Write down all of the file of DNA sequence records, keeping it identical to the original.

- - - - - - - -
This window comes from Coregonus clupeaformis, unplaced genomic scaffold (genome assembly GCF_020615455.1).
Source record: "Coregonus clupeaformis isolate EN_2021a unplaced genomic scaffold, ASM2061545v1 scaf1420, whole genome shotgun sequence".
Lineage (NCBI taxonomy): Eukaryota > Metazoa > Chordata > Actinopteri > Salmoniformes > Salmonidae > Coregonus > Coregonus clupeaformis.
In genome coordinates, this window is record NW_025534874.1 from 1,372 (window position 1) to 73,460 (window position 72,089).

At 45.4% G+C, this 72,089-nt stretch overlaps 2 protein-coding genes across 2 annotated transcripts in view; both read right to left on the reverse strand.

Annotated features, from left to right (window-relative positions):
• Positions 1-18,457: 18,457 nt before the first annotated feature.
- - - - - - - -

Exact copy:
This window comes from Coregonus clupeaformis, unplaced genomic scaffold (genome assembly GCF_020615455.1).
Source record: "Coregonus clupeaformis isolate EN_2021a unplaced genomic scaffold, ASM2061545v1 scaf1420, whole genome shotgun sequence".
Lineage (NCBI taxonomy): Eukaryota > Metazoa > Chordata > Actinopteri > Salmoniformes > Salmonidae > Coregonus > Coregonus clupeaformis.
In genome coordinates, this window is record NW_025534874.1 from 1,372 (window position 1) to 73,460 (window position 72,089).

At 45.4% G+C, this 72,089-nt stretch overlaps 2 protein-coding genes across 2 annotated transcripts in view; both read right to left on the reverse strand.

Annotated features, from left to right (window-relative positions):
• Positions 1-18,457: 18,457 nt before the first annotated feature.